Can we survive China’s rush to emulate the American way of life?

Readers would not often catch Lord Curzon perusing the pages of Mother Jones, a liberal-progressive commentary magazine. However, a recent article subtitled, “Can the world survive China’s headlong rush to emulate the American way of life?” caught my eye like few other articles have so far in 2008. That question is, I believe, the most important question we must ask ourselves over the next few decades.

China has also become a ravenous consumer. Its appetite for raw materials drives up international commodity prices and shipping rates while its middle class, projected to jump from fewer than 100 million people now to 700 million by 2020, is learning the gratifications of consumerism. China is by a wide margin the leading importer of a cornucopia of commodities, including iron ore, steel, copper, tin, zinc, aluminum, and nickel. It is the world’s biggest consumer of coal, refrigerators, grain, cell phones, fertilizer, and television sets. It not only leads the world in coal consumption, with 2.5 billion tons in 2006, but uses more than the next three highest-ranked nations—the United States, Russia, and India—combined. China uses half the world’s steel and concrete and will probably construct half the world’s new buildings over the next decade. So omnivorous is the Chinese appetite for imports that when the country ran short of scrap metal in early 2004, manhole covers disappeared from cities all over the world—Chicago lost 150 in a month. And the Chinese are not just vast consumers, but conspicuous ones, as evidenced by the presence in Beijing of dealers representing every luxury-car manufacturer in the world. Sales of Porsches, Ferraris, and Maseratis have flourished, even though their owners have no opportunity to test their finely tuned cars’ performance on the city’s clotted roads.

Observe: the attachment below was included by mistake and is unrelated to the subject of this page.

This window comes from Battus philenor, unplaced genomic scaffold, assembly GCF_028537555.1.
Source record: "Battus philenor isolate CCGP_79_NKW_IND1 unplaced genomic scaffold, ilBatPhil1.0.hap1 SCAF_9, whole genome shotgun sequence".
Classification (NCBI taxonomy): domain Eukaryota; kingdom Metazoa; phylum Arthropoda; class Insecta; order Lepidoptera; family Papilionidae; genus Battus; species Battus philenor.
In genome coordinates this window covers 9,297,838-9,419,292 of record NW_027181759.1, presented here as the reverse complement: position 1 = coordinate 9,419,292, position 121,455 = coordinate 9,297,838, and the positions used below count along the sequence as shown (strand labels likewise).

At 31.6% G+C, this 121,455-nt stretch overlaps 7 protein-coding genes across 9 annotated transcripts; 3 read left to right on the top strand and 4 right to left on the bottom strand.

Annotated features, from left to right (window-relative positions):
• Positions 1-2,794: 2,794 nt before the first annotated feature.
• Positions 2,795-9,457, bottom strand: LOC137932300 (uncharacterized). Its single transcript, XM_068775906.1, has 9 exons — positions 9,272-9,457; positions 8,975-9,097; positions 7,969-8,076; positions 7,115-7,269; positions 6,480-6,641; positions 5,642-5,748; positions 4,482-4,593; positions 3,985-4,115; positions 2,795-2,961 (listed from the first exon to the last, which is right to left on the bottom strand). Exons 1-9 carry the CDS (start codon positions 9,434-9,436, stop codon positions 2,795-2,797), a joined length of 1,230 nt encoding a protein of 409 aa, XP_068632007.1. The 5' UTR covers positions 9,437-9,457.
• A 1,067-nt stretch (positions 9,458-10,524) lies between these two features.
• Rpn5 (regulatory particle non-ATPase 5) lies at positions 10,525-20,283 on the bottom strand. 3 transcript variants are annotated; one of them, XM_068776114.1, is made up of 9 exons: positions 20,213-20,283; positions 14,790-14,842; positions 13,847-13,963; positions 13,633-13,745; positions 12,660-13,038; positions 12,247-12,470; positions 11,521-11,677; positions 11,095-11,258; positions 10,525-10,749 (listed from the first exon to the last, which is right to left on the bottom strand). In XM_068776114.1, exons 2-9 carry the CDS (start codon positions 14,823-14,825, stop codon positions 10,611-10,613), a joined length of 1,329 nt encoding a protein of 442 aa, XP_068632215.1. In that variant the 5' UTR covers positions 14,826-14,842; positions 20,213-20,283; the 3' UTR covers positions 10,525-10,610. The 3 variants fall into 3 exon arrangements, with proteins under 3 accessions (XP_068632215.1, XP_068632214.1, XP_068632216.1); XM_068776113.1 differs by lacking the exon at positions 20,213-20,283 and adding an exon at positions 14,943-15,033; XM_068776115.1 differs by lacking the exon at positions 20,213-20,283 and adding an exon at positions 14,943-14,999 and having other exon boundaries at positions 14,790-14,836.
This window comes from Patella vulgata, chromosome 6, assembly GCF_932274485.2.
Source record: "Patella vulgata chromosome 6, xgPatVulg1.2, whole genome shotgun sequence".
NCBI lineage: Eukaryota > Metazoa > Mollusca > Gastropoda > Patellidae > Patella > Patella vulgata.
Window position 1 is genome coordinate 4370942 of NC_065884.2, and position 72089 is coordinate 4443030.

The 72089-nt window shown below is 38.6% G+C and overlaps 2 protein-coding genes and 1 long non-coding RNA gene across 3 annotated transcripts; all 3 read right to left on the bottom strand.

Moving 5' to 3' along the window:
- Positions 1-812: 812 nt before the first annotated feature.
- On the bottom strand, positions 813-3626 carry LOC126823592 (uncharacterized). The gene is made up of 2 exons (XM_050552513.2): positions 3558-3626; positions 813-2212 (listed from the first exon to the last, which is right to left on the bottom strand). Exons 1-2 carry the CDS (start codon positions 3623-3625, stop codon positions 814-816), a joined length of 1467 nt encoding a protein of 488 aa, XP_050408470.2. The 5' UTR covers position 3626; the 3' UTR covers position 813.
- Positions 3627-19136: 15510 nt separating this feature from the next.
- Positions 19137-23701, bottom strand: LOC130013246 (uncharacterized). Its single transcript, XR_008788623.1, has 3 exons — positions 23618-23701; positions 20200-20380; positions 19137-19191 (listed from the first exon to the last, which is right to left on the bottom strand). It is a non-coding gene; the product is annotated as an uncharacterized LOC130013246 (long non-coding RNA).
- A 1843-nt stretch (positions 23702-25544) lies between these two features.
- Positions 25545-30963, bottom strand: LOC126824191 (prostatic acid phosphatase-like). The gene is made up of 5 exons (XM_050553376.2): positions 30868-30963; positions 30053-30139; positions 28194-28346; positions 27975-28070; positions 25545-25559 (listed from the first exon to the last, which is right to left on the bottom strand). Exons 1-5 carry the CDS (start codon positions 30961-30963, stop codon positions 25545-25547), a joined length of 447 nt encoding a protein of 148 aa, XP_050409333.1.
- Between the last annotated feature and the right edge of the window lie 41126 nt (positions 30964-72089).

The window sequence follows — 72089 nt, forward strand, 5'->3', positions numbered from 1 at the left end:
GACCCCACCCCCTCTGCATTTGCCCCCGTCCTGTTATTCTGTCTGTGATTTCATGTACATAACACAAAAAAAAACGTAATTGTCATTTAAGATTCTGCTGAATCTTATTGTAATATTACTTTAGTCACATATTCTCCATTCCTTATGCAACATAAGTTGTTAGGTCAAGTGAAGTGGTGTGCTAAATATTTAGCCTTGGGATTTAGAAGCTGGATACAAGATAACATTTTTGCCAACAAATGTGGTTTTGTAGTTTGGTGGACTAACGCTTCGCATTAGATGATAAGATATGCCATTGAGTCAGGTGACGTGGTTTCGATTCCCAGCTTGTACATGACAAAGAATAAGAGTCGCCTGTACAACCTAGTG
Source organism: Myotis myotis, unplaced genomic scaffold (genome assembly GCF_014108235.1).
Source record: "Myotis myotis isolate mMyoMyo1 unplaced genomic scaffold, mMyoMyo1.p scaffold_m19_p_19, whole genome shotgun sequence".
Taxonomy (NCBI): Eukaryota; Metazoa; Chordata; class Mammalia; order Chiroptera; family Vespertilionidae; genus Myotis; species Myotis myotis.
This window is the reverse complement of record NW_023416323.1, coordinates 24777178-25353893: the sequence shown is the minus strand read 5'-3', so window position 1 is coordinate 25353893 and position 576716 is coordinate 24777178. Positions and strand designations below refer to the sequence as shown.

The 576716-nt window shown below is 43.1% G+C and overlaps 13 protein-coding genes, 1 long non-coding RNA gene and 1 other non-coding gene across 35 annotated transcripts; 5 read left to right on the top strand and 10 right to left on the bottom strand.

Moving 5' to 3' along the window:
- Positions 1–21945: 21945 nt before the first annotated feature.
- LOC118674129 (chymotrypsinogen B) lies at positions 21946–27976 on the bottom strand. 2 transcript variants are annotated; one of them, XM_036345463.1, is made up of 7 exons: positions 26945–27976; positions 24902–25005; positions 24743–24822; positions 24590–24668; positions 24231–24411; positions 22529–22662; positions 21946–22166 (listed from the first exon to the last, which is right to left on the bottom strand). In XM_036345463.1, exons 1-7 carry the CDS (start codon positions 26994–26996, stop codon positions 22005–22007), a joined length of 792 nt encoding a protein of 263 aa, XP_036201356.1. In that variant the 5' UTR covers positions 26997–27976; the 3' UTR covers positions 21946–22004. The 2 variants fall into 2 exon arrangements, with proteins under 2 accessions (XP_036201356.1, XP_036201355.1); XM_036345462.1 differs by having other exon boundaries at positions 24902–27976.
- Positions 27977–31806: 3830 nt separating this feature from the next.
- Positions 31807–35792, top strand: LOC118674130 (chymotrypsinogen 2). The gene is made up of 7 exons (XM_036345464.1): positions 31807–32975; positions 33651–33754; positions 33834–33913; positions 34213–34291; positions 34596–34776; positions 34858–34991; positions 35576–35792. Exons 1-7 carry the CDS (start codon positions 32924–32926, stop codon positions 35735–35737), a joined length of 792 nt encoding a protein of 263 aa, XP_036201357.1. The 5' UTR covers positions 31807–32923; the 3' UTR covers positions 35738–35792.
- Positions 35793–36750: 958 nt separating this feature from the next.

American consumption patterns such as personal transporation in the form of automobiles, high meat consumption, and a carelessly profligent lifestyle by the average consumer is simply not sustainable on a wordlwide scale. How the world copes with that reality may be one of the dominant questions of the 21st century.

About Curzon

Lord George Nathaniel Curzon (1859 - 1925) entered the British House of Commons as a Conservative MP in 1886, where he served as undersecretary of India and Foreign Affairs. He was appointed Viceroy of India at the turn of the 20th century where he delineated the North West Frontier Province, ordered a military expedition to Tibet, and unsuccessfully tried to partition the province of Bengal during his six-year tenure. Curzon served as Leader of the House of Lords in Prime Minister Lloyd George's War Cabinet and became Foreign Secretary in January 1919, where his most famous act was the drawing of the Curzon Line between a new Polish state and Russia. His publications include Russia in Central Asia (1889) and Persia and the Persian Question (1892). In real life, "Curzon" is a US citizen from the East Coast who has been a financial analyst, freelance translator, and university professor; he is currently on assignment in Tokyo.
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10 Responses to Can we survive China’s rush to emulate the American way of life?

  1. dj says:

    Great topic. When I was there last summer everything seemed to me to be emulating the USA.

    The most shocking was the housing developments mimicking crappy US ones. Culture music etc. is all being copied. Their MTV type music videos look like Backstreet boys from the 1990s.